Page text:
The present tutorial paper is aimed to analyse and critically discuss the consequences of row pre-processing (conversion of measurement units, derivatives, and standard normal variate transform) on the evaluation of final outcomes of chemometric data analysis. An in-depth focus on pre-processing effects both on the signal shape and on misinterpretation of results – a crucial and disregarded issue in the analytical field – is presented. It is shown how this preliminary step of data processing may lead, in many cases, to draw incongruous conclusions, not actually based on real information embodied within data, but on artefacts arising from the mathematical transforms. This tutorial is not limited to a description of the problem, it also introduces strategies and tools for overcoming such unwanted effects, allowing a direct interpretation of the importance of original variables to be performed, explaining the chemical information that actually characterises samples. The dangerous implications of row pre-processing on instrumental signals is demonstrated on real datasets coming from different analytical techniques: transmission and attenuated total reflection infrared spectroscopy, cyclic voltammetry, X-ray fluorescence spectroscopy, Raman spectroscopy, and ultraviolet–visible spectroscopy. Hence, the impact of this widespread problem in most of the branches of analytical chemistry is illustrated.

The impact of signal pre-processing on the final interpretation of analytical outcomes – A tutorial

Oliveri, Paolo;Malegori, Cristina;Simonetti, Remo;Casale, Monica
2019

Abstract

The present tutorial paper is aimed to analyse and critically discuss the consequences of row pre-processing (conversion of measurement units, derivatives, and standard normal variate transform) on the evaluation of final outcomes of chemometric data analysis. An in-depth focus on pre-processing effects both on the signal shape and on misinterpretation of results – a crucial and disregarded issue in the analytical field – is presented. It is shown how this preliminary step of data processing may lead, in many cases, to draw incongruous conclusions, not actually based on real information embodied within data, but on artefacts arising from the mathematical transforms. This tutorial is not limited to a description of the problem, it also introduces strategies and tools for overcoming such unwanted effects, allowing a direct interpretation of the importance of original variables to be performed, explaining the chemical information that actually characterises samples. The dangerous implications of row pre-processing on instrumental signals is demonstrated on real datasets coming from different analytical techniques: transmission and attenuated total reflection infrared spectroscopy, cyclic voltammetry, X-ray fluorescence spectroscopy, Raman spectroscopy, and ultraviolet–visible spectroscopy. Hence, the impact of this widespread problem in most of the branches of analytical chemistry is illustrated.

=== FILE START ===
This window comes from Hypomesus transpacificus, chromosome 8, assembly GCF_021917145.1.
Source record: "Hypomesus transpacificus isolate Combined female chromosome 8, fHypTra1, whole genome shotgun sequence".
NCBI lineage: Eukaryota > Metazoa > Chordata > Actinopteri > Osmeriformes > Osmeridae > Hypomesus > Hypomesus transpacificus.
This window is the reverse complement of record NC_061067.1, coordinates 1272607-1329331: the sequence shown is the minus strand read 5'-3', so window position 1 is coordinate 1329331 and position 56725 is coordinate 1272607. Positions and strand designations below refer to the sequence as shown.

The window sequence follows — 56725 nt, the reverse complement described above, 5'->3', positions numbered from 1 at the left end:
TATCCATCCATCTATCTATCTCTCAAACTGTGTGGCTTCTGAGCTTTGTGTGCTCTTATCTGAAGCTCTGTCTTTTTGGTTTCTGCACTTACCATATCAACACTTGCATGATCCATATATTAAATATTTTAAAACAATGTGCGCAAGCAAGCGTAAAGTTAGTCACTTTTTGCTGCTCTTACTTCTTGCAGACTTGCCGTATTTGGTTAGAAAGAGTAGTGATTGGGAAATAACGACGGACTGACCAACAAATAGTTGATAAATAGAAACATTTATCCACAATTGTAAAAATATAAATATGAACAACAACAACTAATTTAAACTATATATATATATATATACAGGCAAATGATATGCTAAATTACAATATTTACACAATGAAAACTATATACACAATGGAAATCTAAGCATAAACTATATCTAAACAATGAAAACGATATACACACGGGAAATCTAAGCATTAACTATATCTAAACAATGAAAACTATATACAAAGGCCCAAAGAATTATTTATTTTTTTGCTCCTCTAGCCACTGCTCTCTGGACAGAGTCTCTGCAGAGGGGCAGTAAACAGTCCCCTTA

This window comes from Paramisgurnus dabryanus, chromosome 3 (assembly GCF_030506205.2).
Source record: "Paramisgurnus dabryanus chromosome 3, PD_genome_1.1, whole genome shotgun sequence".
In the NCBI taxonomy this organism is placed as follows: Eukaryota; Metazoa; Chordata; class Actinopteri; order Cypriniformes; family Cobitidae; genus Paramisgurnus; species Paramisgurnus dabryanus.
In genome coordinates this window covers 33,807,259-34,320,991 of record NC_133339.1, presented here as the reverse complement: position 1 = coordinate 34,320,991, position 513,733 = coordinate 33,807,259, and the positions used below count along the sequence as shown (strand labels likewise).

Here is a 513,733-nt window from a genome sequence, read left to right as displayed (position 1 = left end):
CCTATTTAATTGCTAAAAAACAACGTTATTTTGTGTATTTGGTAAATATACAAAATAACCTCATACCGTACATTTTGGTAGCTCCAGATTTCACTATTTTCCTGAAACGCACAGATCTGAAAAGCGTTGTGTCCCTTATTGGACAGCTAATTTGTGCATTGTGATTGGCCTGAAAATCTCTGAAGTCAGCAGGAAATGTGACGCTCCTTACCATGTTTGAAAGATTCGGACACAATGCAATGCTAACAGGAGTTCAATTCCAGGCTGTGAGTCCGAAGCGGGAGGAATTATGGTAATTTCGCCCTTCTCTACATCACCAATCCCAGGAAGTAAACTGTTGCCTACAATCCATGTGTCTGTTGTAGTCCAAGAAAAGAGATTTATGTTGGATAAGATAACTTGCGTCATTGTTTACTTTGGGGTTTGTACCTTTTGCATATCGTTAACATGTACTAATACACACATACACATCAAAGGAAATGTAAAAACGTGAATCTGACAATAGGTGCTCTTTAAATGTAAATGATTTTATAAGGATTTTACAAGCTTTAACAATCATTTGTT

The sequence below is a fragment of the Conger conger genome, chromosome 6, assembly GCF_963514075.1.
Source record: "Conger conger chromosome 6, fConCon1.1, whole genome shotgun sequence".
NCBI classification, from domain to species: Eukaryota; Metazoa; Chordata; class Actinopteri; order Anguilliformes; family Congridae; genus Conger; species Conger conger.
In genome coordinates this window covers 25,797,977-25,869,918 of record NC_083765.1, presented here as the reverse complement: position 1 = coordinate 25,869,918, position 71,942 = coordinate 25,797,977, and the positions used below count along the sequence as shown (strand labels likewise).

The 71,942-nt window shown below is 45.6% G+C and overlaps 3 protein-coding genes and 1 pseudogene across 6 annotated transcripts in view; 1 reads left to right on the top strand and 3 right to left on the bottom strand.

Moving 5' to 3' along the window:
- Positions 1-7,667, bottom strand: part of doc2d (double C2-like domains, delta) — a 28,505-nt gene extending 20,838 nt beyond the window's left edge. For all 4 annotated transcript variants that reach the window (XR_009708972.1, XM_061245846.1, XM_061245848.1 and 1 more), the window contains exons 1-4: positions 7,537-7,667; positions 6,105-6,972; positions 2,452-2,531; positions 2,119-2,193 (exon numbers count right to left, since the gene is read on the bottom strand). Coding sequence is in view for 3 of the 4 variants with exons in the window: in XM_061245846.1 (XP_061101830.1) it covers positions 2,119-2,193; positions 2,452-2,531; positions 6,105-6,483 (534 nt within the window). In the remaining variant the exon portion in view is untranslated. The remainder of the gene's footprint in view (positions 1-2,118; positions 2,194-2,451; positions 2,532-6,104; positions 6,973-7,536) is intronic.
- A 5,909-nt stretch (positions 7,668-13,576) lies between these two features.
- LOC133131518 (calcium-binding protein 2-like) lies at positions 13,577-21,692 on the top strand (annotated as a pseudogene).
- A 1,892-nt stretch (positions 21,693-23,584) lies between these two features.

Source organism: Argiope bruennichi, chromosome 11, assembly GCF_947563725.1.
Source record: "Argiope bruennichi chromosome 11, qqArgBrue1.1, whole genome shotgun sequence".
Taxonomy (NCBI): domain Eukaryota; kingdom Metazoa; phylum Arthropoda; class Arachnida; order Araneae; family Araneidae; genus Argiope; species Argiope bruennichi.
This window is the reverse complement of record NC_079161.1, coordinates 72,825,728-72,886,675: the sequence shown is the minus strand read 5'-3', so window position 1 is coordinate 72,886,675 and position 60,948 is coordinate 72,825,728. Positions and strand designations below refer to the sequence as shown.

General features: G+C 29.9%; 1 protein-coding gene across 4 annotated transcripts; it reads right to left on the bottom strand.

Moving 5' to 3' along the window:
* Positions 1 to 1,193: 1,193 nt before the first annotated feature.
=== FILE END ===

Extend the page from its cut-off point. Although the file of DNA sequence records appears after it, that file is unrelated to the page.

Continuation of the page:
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Utilizza questo identificativo per citare o creare un link a questo documento: http://hdl.handle.net/11567/957123
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